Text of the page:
South Carolina is one of a handful of states that still restricts Sunday hunting, but that’s about to change—at least partially. During a recent legislative session, Palmetto State lawmakers approved a regulation change proposed by the state’s Department of Natural Resources (SCDNR) that will allow Sunday hunting on two tracts of federally-managed National Forest land and 8 state-owned Wildlife Management Areas (WMA). The change will open up more than 600,000 acres of public land to Sunday hunting no later than May 26, 2023.
“The two National Forests in South Carolina are the Sumpter, which is in the Upstate, and the Francis Marion National Forest, down in the Low County,” National Wild Turkey Federal (NWTF) District Biologist Ricky Lackey tells Field & Stream. “Those forests represent the vast majority of publicly-hunted land in the state.”
Lackey says the South Carolina-based NWTF supported the rule changes, and the conservation organization was heavily engaged in the legislative process that helped bring them about. But the multi-year effort to legalize Sunday hunting on South Carolina’s public lands wasn’t without opposition. According to Lackey, it almost came off the rails back in the Spring of 2022.
“There was a lot of political gamesmanship going on,” Lackey says. “There were politicians who said, ‘We don’t like this.’ And they tried to hijack the process.” Most of that opposition came from alternate user groups, like equestrians, who’ve become accustomed to having public lands to themselves on Sundays, he says.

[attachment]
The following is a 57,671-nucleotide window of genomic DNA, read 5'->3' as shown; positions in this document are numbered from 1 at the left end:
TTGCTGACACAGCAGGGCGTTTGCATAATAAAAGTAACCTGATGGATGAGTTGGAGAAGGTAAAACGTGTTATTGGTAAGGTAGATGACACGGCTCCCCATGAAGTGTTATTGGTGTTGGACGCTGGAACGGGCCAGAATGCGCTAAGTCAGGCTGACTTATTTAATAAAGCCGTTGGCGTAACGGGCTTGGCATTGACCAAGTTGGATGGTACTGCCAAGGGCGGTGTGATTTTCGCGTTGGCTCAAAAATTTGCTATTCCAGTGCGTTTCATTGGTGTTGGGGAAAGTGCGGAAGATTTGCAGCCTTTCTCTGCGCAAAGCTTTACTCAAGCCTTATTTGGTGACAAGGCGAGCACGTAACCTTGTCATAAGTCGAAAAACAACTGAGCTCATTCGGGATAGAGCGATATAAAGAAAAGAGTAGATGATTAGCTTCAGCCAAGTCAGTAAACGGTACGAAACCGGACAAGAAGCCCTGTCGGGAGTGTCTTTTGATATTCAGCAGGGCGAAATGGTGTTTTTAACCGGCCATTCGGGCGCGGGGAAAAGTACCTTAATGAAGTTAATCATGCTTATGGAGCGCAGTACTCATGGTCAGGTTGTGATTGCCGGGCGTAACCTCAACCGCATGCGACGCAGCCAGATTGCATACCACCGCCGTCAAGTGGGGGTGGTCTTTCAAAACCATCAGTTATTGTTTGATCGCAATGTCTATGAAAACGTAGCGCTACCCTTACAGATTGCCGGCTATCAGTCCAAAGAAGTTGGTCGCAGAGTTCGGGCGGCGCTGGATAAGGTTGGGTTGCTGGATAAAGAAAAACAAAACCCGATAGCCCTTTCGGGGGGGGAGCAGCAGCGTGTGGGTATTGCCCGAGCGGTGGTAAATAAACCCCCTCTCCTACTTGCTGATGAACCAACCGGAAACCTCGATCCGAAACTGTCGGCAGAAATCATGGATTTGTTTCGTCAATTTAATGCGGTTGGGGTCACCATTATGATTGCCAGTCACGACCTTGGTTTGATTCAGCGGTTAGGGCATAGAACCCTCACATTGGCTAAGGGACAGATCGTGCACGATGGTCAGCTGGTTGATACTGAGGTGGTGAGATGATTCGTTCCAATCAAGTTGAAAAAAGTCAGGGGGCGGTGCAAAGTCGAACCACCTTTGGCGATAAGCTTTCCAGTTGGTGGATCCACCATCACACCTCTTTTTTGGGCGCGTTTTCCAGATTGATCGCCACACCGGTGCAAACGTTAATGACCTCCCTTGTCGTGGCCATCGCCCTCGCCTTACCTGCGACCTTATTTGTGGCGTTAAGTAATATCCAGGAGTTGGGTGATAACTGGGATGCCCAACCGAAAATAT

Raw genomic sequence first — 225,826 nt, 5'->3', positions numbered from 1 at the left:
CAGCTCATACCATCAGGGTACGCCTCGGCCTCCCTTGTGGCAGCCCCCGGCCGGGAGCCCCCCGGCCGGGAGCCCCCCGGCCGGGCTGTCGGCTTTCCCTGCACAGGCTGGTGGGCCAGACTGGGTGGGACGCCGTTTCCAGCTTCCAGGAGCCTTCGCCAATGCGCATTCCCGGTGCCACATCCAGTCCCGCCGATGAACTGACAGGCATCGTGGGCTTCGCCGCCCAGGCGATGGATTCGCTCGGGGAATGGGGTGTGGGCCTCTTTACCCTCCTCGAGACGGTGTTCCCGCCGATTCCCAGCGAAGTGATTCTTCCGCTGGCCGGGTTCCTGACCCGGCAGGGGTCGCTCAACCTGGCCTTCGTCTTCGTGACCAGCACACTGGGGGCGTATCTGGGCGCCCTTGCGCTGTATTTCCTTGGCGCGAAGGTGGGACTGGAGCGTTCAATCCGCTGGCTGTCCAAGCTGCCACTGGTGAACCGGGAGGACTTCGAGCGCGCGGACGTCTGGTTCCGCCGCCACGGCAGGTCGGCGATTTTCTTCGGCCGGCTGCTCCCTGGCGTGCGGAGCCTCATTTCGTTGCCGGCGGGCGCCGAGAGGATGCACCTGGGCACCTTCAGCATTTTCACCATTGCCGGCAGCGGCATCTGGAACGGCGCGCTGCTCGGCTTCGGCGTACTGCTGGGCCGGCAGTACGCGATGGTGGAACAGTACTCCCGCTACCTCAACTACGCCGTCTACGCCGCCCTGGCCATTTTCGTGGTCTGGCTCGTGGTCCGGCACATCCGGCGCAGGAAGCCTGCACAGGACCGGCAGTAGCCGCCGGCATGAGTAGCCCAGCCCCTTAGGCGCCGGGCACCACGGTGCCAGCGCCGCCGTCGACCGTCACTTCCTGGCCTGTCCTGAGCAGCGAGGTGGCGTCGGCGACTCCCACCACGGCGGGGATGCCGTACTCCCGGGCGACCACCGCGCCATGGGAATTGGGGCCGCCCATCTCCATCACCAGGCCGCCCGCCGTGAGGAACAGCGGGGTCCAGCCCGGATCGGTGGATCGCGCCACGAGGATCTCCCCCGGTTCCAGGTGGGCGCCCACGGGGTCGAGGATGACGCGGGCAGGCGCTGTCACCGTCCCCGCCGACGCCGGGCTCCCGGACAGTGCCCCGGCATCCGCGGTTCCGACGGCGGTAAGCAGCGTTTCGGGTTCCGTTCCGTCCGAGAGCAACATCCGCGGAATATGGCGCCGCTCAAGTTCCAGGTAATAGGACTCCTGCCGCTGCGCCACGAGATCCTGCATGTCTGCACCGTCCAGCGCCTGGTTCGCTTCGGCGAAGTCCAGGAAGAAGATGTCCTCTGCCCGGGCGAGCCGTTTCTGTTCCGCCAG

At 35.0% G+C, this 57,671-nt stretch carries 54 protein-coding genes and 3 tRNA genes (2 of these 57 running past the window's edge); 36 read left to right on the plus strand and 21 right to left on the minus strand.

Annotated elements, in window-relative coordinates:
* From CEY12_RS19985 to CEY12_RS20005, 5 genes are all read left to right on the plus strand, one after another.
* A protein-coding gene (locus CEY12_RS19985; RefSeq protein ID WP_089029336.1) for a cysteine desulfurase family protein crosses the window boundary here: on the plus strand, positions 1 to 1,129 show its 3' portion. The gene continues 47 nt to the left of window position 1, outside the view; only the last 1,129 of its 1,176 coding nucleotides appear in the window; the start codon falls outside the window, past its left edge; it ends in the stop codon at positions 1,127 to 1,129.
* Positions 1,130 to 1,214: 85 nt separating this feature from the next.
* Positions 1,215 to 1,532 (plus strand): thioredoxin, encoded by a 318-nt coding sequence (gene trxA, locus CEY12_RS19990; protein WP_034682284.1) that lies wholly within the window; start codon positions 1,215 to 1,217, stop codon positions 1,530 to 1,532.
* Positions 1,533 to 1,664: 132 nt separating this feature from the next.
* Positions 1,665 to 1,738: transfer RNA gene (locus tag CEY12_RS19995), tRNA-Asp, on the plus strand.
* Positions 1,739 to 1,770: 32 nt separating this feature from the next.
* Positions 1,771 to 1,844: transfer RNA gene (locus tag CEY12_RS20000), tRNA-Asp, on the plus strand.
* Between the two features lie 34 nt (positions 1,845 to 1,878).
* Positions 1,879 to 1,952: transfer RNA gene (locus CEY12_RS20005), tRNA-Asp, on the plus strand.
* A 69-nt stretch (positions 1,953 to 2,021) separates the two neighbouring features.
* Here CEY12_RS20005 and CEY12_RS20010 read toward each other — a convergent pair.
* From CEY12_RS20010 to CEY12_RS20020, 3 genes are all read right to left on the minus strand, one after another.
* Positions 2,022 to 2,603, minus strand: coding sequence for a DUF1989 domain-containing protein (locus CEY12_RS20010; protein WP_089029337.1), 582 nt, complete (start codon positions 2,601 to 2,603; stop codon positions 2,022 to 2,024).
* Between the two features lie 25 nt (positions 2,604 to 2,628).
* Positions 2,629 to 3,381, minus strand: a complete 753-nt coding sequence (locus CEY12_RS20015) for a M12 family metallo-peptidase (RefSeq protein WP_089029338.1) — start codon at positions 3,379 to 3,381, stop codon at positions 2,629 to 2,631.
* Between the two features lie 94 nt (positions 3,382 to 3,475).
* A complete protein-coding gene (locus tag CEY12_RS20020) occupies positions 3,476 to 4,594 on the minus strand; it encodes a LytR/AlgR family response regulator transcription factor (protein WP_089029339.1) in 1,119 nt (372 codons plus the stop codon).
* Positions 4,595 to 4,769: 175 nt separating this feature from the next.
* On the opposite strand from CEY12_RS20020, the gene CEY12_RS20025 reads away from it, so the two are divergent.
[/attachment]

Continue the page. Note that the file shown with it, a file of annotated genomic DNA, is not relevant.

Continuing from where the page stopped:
After the 2022 push to open up Sunday hunting on public lands stalled out in the legislature, SCDNR put the effort on hold. “They made some slight adjustments to the number of days that Sunday hunting would be allowed and added one or two WMAs to the list,” Lackey says. “When they reintroduced it during this year’s Spring Session, there wasn’t any of that political gamesmanship or opposition to it, and it passed after its first vote.”
Unlike other states, South Carolina does not have a game commission that implements new rules and regulations on an annual basis. Instead, SCDNR biologists must go to the state legislature for approval when they want to update rule codes or make season-setting adjustments.
The department’s new regulations will only open public land Sunday hunting from October 15 to January 7, during the state’s fall deer and small game seasons. Lackey says the spring hunting seasons were omitted from the change out of concern for the state’s flagging wild turkey populations. “We’ve seen low recruitment and population declines happening all across the state,” he says. “DNR doesn’t want to put additional harvest or hunting pressure on those public land birds by opening up an extra day of opportunity.”
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In addition to 632,000 acres of National Forest lands, South Carolina has more than 100 state-owned Wildlife Management Areas and Heritage Preserves that contain tens of thousands of additional acres where Sunday hunting is currently prohibited. But there are only 8 WMAs included in the new regulation changes. “We’re definitely going to advocate for more Sunday hunting on additional WMAs wherever it’s appropriate,” says Lackey. “It’ll be incremental, but I think it will come with time.”